When the Chromecast first launched, it came with three free months of Netflix. That was a great deal, because at $7.99 a month, this meant that buyers were getting back the majority of the money they paid for the device. Well, Google's next Chromecast offer utilizes similar appeal. From October 1st until the end of this year, the company will offer two free months of Hulu Plus with the purchase of every new Chromecast.
|Bertel King, Jr.||Born and raised in the rural South, Bertel knows what it's like to live without 4G LTE - or 3G, for that matter. The only things he likes sweeter than his tea are his gadgets, and while few objects burn more than a metal phone on a summer day, he prefers them that way anyway.|
Dear Android Police readers living in New Zealand, we have good news. Google Play gift cards are now going live in your area. This is broadly speaking, of course. We can't say whether cards will start appearing at the shop up the road, but Google has listed several retail partners that will carry them. Countdown, JB HI-FI, Noel Leeming, the Warehouse, and Warehouse Stationary have all made the list. You can head out to one right away to see if they're in stock, but you might want to check beforehand.
The MOTA SmartRing has reached its $100,000 funding goal on Indiegogo, so the leagues of people who pledged support for this Bluetooth-connected notification ring can now look forward to receiving their finished product in the spring of next year. And by leagues of people, we mean roughly thirteen hundred, of which around a hundred folks just want T-shirts. A thousand people said they were willing to pay at least $60 to own one of these snazzy rings, which isn't much when we're talking about hardware.
Intel's Dev Story/*HACK THE CODE*/ has a name not even a mother could love, as it's formatted in a way that seems likely to scare off anyone but .hack fans. But inside this app is an amusing mini-game collection that may actually be worth your time. Think of it as an eclectic WarioWare-style mix of short challenges that bear little resemblance to one another, each one the creation of a game developer who's out to prove to the world that they are awesome.
Vine, the video equivalent of Twitter, has received an app update that brings in a number of tools that should make getting content onto the site a better experience. The update drops a new icon at the bottom left that lets users pull up videos from their gallery (referred to annoyingly in the app as a camera roll), preview videos of any length, and trim footage down into a 6-second version that probably doesn't do the original any justice (ahem, I mean, make them Vine-ready).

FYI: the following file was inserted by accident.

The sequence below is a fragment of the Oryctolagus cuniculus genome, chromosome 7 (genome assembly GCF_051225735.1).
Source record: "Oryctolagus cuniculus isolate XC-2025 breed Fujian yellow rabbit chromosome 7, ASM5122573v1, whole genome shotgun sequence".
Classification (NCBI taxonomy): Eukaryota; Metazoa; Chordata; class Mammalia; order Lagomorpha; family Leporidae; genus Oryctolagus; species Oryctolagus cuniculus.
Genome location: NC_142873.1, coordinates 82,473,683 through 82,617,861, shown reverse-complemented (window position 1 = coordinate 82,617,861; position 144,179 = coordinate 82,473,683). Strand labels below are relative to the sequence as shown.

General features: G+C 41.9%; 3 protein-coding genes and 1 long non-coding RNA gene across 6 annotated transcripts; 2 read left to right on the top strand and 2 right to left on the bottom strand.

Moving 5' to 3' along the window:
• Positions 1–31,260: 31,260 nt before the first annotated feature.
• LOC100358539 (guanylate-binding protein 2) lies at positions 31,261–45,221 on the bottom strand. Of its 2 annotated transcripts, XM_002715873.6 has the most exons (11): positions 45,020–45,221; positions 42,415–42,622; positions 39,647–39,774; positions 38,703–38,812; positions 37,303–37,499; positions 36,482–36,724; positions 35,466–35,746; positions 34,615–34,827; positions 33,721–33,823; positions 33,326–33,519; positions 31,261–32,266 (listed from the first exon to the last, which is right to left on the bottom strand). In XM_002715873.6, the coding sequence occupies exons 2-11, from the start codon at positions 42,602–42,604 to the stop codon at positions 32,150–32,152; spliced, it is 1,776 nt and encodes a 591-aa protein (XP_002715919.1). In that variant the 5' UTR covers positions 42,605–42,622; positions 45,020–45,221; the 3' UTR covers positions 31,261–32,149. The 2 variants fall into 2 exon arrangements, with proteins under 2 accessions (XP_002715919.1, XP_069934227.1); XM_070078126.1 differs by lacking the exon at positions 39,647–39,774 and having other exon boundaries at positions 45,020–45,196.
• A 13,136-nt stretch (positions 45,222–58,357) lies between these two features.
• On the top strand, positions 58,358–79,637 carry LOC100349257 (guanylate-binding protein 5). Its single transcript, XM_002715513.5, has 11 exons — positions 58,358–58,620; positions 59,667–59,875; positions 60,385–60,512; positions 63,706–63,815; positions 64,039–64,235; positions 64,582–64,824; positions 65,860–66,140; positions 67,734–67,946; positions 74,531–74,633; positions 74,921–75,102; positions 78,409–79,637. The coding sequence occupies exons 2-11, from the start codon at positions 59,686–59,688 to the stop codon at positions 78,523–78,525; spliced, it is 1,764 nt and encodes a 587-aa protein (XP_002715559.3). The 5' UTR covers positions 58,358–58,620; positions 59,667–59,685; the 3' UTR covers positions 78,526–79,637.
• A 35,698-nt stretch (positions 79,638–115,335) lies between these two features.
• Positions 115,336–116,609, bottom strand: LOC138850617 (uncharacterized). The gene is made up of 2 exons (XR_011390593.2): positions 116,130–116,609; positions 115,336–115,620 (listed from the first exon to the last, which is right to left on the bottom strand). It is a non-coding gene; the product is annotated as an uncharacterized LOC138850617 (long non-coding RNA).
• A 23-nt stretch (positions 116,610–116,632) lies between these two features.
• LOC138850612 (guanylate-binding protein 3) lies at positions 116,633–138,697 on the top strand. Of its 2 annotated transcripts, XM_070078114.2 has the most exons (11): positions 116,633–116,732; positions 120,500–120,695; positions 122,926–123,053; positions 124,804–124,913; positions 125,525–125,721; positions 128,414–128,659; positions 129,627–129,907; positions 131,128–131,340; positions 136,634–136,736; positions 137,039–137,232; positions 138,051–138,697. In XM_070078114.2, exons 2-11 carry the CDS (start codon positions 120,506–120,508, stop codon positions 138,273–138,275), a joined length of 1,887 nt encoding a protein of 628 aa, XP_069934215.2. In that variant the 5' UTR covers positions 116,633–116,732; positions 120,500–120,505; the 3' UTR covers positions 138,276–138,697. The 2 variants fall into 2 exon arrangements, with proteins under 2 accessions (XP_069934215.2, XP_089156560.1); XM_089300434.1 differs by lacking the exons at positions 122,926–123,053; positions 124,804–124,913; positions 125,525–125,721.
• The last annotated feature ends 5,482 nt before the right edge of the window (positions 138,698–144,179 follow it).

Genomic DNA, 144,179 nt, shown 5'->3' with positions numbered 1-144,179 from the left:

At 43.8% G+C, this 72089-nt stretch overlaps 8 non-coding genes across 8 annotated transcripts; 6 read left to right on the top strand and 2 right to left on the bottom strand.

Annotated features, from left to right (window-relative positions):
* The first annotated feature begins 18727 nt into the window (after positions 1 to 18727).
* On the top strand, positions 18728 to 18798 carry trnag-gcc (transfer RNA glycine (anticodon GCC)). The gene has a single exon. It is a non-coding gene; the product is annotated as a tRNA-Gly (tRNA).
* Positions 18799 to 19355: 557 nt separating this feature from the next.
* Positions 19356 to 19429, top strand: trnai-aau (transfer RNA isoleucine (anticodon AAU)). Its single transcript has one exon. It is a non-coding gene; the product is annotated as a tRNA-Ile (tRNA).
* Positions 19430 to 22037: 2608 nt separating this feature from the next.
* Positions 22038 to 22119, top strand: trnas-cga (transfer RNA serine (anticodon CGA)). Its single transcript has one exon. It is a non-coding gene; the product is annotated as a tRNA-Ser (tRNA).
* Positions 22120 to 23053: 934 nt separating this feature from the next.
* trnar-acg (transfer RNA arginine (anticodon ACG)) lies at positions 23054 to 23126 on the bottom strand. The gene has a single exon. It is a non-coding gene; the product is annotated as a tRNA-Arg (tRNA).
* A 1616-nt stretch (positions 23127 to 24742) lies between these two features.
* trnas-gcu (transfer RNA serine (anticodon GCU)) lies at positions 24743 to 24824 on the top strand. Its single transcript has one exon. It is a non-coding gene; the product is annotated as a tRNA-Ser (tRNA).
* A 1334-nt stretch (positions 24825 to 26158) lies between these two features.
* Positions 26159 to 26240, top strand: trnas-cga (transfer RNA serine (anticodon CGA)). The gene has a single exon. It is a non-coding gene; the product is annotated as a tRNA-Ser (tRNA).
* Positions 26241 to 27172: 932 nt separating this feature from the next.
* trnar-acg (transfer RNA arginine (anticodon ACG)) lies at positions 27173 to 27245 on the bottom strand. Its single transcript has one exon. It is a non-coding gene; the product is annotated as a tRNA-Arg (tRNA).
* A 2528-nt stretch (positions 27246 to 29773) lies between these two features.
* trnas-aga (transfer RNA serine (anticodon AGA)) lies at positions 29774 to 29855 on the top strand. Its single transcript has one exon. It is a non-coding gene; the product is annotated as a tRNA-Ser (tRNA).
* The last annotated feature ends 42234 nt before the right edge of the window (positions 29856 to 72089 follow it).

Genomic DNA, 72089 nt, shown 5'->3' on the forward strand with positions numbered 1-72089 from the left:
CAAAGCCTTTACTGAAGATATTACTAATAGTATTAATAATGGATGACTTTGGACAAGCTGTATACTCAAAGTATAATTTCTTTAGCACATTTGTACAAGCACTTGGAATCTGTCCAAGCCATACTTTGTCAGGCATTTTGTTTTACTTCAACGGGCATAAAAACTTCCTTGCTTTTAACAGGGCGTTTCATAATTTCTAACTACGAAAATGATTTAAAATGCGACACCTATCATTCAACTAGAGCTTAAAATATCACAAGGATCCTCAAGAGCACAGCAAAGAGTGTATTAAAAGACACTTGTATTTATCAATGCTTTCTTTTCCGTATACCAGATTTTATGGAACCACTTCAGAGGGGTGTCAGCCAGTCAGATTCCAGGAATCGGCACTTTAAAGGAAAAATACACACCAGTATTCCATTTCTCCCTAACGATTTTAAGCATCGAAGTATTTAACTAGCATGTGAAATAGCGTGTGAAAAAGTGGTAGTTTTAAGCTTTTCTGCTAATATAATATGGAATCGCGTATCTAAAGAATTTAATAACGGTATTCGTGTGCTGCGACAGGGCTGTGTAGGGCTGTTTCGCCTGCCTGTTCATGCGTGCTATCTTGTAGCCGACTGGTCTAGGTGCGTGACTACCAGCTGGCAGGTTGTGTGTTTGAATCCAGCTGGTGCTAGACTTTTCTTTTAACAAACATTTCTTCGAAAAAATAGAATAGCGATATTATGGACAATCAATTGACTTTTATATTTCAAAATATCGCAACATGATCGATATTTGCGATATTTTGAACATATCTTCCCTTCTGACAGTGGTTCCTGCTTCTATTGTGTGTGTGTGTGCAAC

Unified Remote is one of those apps that lets you control everything. Everything? Everything. This app lets you control everything... that's on your PC. You can use it to toggle volume, handle videos, pause music, move the mouse, and jam on the keyboard. It's a universal remote for your computer that runs on your phone, and with the beta, it now runs on your wrist as well. Developer Unified Intents has managed to move much of the functionality over onto Android Wear.
Pocket Casts is one of the more attractive mobile podcast managers out there, and it's pretty accessible too. The Android app is easy to use, and with a cloud sync account, you can keep up with shows across numerous devices. Now the team is expanding functionality to the desktop as well. A web version of Pocket Casts is on its way, and it's currently available in a private beta.
You have to get permission to use the beta, but once in, here's what you see.
For people living in the large swathes of the US where Verizon Wireless is the only real option, your chance to get the second generation Moto X has arrived. The handset is now available on the carrier's site for $99.99 with a two-year contract, though the price differs with other payment options depending on color. The site is showing the black one available for $24.99 a month with Verizon Edge or $499.99 outright.
Update: the app has been pulled from the Play Store, presumably because of the "Chrome" name. You can now find it under the name ARChon Packager.
Earlier this month, Google officially made it possible to run a handful of Android apps on Chrome OS. Hardly a week later, a developer came along and produced a means of running theoretically any Android app within Chrome on Windows, Mac, and Linux (including Chromebooks).